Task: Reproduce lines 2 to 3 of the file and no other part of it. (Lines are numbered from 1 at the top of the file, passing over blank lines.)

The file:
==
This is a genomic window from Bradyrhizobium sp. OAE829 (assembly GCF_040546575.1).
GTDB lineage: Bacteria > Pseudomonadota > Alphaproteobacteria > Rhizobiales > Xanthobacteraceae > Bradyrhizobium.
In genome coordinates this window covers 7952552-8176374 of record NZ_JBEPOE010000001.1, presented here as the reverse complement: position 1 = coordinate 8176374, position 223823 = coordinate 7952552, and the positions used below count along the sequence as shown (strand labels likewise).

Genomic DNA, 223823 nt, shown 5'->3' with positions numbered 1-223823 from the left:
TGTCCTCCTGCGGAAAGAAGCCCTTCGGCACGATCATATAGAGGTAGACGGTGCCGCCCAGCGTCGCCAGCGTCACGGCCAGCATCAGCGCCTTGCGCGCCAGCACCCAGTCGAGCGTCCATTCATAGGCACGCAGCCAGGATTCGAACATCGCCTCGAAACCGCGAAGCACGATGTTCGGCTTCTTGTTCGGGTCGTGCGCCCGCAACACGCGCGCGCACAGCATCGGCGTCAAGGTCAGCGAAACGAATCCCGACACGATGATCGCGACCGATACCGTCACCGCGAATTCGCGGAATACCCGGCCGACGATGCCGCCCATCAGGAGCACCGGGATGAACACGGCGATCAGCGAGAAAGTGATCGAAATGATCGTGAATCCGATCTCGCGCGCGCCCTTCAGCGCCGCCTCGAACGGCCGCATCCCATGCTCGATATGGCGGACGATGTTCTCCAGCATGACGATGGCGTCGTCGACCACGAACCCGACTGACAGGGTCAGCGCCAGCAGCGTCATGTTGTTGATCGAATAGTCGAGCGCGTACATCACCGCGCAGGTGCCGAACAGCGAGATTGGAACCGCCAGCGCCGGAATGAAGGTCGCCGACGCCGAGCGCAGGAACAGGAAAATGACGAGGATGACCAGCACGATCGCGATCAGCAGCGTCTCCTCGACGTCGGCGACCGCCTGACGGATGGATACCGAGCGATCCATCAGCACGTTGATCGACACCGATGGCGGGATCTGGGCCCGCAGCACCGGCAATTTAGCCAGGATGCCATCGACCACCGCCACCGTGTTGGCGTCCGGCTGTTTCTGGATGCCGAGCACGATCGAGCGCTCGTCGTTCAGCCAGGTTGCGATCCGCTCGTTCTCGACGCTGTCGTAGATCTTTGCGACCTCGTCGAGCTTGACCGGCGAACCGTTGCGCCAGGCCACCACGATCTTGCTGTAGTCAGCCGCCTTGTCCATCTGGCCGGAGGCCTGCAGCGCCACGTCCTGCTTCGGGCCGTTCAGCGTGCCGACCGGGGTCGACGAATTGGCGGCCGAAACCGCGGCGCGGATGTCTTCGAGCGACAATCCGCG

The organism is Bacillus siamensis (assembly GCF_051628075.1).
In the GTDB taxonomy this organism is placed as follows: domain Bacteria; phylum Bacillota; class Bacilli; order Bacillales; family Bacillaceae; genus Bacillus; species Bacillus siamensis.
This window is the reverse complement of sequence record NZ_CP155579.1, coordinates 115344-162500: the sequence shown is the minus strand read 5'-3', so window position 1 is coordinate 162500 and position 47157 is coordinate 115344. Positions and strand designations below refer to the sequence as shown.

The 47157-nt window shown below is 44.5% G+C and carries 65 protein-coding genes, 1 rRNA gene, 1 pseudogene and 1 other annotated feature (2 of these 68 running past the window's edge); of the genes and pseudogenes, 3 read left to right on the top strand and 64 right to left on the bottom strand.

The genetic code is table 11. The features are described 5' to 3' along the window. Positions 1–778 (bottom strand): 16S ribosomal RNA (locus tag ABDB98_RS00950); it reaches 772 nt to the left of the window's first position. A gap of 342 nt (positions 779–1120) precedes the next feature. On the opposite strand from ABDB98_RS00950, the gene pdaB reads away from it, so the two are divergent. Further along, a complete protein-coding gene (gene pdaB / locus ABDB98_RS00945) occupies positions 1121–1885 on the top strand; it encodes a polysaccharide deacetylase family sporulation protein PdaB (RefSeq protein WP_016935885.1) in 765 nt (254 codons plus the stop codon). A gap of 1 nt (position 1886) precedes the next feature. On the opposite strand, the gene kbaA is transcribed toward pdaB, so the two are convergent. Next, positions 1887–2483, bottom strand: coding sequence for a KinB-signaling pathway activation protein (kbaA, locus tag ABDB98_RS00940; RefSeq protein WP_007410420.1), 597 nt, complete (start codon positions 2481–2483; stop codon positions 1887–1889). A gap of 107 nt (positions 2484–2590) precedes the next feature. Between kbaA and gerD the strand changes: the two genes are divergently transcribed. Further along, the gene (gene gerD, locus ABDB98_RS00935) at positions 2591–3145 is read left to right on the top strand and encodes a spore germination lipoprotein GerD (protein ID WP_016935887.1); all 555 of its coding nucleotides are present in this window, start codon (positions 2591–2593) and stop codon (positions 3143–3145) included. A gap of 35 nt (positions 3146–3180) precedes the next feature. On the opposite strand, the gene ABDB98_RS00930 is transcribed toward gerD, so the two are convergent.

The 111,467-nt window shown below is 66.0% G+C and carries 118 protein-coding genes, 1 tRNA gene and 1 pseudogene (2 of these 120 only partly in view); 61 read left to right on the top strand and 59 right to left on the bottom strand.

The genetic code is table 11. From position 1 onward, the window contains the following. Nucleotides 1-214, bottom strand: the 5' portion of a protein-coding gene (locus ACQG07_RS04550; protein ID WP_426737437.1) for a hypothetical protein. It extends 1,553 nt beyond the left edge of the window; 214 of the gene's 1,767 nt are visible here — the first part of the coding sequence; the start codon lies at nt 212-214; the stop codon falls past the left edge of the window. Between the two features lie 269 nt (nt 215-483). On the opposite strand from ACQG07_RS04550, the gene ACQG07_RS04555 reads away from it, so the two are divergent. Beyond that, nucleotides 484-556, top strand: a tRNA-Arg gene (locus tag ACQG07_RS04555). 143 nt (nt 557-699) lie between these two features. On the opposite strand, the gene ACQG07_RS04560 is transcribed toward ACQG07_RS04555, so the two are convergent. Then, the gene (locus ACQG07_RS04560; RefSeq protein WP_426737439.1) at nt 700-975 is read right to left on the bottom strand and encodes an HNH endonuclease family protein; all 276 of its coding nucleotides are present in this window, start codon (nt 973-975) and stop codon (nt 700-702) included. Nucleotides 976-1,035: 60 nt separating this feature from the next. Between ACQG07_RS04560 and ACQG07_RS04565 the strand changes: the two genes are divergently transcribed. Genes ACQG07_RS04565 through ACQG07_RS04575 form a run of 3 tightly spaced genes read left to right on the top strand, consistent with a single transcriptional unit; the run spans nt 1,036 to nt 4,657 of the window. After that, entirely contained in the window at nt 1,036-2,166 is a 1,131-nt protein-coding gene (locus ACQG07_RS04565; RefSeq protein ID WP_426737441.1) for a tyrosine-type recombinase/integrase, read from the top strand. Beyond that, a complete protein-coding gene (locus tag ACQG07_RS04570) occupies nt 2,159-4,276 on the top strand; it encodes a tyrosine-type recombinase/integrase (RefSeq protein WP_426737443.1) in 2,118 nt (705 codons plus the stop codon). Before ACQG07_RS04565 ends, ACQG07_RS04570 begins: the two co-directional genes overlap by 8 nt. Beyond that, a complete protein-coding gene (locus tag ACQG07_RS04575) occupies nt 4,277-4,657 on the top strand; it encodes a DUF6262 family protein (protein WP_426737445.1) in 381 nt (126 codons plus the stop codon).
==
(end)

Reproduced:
GTDB lineage: Bacteria > Pseudomonadota > Alphaproteobacteria > Rhizobiales > Xanthobacteraceae > Bradyrhizobium.
In genome coordinates this window covers 7952552-8176374 of record NZ_JBEPOE010000001.1, presented here as the reverse complement: position 1 = coordinate 8176374, position 223823 = coordinate 7952552, and the positions used below count along the sequence as shown (strand labels likewise).